Treating Mitochondrial Toxicities

Effective treatments still need to be evaluated. Current theories of treatment focus on assisting the respiratory chain function with 1) Coenzyme Q -- electron transfer with complex III (portions of the ATP electron transport chain in the mitochondria), 2) riboflavin -- a cofactor for electron transport complexes I and II, or 3) L-carnitine, a shuttle mechanism for fatty acid transport across the mitochondria. These have shown varying efficacy in uncontrolled trials to date. Challenges in studying mitochondrial toxicity (MT) include the lack of cell line or animal model to reliably predict MT. In vitro models may provide important information but experience with fialuridine (FIAU) and recently with lodenosine (FddA) shows that clinical experience is the most reliable indictor.


Hepatic Steatosis

Hepatic steatosis is a frequent finding at biopsy, most often attributed to alcohol, obesity, diabetes, or drugs. If fatty acid oxidation in hepatic mitochondria is impaired, triglycerides may accumulate as small lipid vesicles in hepatocytes. Acute microvesicular steatosis can be very serious, leading to liver failure and death.


Resuming Antiretroviral Therapy

This patient improved after two days in the medicine intensive care unit, and an additional four days in the acute care ward. She returned to the facility and was seen in the infirmary for follow up. At one month, her labs were rechecked and results showed Na 137, Cl 106, and CO2 21. At two months, post-discharge her electrolytes were normal, and she was no longer acidemic. However, the patient's HIV RNA increased to 16,000 units (it had been undetectable) and her CD4 count was 392 units (down from 512 units). The patient was hesitant to restart antiretroviral therapy, and since her viral load and CD4 are at acceptable levels for now, the bottom line for this patient is "wait and see." When she does require therapy, NRTIs previously used in her treatment regimen will not be used and an NRT-sparing regimen will be considered.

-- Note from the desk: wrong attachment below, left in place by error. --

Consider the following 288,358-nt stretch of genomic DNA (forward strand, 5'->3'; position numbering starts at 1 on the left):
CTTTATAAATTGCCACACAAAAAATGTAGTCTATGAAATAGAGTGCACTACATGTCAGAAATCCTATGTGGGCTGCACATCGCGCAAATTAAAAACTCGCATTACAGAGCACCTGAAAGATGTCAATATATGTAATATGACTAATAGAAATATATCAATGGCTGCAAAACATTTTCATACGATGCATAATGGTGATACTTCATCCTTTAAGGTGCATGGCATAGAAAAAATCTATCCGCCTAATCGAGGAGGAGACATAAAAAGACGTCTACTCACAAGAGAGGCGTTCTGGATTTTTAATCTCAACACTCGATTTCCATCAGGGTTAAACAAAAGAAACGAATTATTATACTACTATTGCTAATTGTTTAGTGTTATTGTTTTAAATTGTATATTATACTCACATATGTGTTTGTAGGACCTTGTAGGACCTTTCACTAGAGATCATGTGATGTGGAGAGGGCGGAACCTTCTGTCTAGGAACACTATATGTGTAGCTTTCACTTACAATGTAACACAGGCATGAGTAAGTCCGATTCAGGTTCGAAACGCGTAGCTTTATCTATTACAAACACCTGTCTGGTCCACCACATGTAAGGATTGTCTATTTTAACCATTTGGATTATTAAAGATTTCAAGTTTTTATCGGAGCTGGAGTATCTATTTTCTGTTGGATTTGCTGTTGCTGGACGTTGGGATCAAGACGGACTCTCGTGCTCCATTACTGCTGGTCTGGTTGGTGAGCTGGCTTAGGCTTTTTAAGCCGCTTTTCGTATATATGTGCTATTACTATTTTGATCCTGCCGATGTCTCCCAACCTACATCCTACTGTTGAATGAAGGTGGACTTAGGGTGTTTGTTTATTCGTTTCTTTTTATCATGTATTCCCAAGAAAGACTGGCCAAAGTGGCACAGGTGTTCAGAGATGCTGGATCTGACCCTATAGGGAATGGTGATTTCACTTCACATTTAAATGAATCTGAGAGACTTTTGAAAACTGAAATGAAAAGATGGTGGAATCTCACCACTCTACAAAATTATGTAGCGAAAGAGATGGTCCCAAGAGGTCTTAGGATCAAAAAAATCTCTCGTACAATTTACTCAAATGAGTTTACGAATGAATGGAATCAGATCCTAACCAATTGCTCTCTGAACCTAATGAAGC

Summary

If lactic acidemia is not specifically looked for, it may not be diagnosed in time. The disease varies in presentation, and its common symptoms -- nausea, vomiting, fatigue, myopathy, abdominal pain, and recent weight loss -- are also symptomatic of HIV disease itself. There are currently limited diagnostic tests for toxicity and a serum specimen to measure for lactic acid must be drawn carefully according to protocol.

Stephen Tabet, M.D., M.P.H. is Assistant Professor of Medicine at the University of Washington, and Director of the Northwest Correctional Medicine Education Program. This case presentation is a collaboration with the Northwest AIDS Education and Training Center, with Stephen Tabet, M.D., and Kate Willner, trainer.


Reference

AACTG Metabolic Guidelines for Hyperlactatemia and Lactic Acidosis, http://aactg.s-3.com/metabolic/lactic.pdf.

For a list of references please email Kate Willner at kwillner@u.washington.edu.


Back to the HEPP Report June 2003 contents page.

A note from TheBody.com: Since this article was written, the HIV pandemic has changed, as has our understanding of HIV/AIDS and its treatment. As a result, parts of this article may be outdated. Please keep this in mind, and be sure to visit other parts of our site for more recent information!



  
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This article was provided by Brown Medical School. It is a part of the publication HEPP Report.